At the end of this 25-hour update program, clinicians should be able to:
- Realize increased awareness of head injury and patient education, while developing the practitioner skills of recognition and real-time diagnosis of a concussion that is crucial in treatment.
- Realize the clinical skills necessary to be proficient in an objective and standardized assessment of concussion.
- Realize a clinical fluency in the systematic review of the evidence supporting diagnostic and treatment paradigms of concussion.
- Learn to recognize the neurological signs and symptoms of concussion that can be subtle and transient, as well as those that represent persistent sequelae, such as impaired attention and balance that make affected patients particularly vulnerable to further injury.
- Realize the benefit and gain the skills necessary to utilize the available screening tools for concussion, with particular emphasis on the role of visual function testing.
- Realize the disconnect between clinical and biomechanical research efforts and develop a treatment paradigm using a biomechanical perspective in concert with a brain-based paradigm.
- Realize an understanding of the biomechanics of the brain during head impact, as well as the potential population-based and gender differences in concussion tolerance.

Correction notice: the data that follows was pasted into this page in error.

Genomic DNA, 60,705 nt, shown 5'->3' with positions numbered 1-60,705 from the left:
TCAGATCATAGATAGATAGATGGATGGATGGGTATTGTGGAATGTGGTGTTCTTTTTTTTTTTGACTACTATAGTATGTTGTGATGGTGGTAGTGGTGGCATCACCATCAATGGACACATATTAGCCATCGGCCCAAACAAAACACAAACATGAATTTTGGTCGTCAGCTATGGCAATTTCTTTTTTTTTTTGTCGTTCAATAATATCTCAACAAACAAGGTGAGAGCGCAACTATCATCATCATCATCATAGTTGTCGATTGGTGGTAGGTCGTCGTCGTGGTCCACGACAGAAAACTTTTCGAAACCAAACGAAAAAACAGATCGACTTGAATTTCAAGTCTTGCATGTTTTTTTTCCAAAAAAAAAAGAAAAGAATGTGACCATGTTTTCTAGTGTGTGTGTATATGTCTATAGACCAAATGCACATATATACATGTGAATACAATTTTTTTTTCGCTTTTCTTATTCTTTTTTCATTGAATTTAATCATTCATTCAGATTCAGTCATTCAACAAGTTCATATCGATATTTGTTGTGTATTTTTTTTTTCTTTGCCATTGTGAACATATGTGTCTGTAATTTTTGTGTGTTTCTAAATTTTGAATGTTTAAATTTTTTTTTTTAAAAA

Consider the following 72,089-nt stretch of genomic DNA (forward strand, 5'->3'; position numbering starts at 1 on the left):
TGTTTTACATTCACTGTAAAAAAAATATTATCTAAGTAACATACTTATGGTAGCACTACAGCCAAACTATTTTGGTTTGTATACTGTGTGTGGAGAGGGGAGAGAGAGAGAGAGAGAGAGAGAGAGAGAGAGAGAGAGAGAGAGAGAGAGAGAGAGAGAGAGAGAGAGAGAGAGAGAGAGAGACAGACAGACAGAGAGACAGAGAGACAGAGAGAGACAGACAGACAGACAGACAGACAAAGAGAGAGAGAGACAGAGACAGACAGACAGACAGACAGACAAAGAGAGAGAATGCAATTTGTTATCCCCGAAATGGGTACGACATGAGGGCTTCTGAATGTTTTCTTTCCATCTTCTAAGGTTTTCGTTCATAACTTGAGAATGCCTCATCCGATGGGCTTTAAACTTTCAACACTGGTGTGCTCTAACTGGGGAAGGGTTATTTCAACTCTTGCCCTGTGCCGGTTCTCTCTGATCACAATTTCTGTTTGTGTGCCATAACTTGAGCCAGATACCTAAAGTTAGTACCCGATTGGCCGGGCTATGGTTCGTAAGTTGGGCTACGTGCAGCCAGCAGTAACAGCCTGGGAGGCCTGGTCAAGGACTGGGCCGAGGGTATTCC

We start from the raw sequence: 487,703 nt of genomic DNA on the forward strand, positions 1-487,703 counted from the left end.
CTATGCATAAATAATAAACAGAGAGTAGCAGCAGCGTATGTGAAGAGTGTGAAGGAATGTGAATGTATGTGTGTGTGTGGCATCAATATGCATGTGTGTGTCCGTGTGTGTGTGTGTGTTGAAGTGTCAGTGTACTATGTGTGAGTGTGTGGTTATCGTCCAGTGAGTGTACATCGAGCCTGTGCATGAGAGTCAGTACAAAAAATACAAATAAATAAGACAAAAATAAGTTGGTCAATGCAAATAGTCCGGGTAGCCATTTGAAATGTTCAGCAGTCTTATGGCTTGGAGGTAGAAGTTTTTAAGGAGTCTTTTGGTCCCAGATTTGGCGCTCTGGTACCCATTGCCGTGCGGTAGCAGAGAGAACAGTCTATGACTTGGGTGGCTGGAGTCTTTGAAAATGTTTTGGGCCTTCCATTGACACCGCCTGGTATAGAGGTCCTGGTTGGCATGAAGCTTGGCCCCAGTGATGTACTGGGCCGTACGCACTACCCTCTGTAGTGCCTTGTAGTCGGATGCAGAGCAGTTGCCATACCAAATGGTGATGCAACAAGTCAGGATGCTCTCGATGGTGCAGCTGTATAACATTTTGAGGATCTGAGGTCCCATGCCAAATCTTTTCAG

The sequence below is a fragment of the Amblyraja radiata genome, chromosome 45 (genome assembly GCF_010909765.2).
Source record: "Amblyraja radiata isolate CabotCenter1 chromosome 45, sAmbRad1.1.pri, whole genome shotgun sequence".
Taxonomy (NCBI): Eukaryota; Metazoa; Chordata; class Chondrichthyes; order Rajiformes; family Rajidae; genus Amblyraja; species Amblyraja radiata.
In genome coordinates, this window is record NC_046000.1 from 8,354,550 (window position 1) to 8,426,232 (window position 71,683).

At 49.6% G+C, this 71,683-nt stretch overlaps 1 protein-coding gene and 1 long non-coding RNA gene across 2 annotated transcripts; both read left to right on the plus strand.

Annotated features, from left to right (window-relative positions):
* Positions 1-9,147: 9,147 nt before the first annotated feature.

- Realize the current and novel potential intervention strategies to reduce the incidence of injury, and common biomechanical misconceptions.
- Realize the effects of concussion on the autonomic nervous system and its control of cerebral blood flow.
- Realize the skills necessary to engage in treatments of concussion using physical and cognitive activity paced until all symptoms resolve.
- Realize the skills necessary to measure and quantify exercise and rehabilitation strategies necessary in the treatment of concussion.
- Realize the skills necessary to establish physiological recovery from concussion.
The Carrick Institute Educational Process utilizes an interactive clinical problem based learning pedagogy that is designed to master difficulty material and promote long-term effective memory and application of learned skills. This learning process uses a flipped classroom, interactive scholar participation and long-term iterations of clinical applications in a novel format that has been presented at the Harvard Medical School Academy and published in the educational literature. (https://www.ncbi.nlm.nih.gov/pubmed/28790966)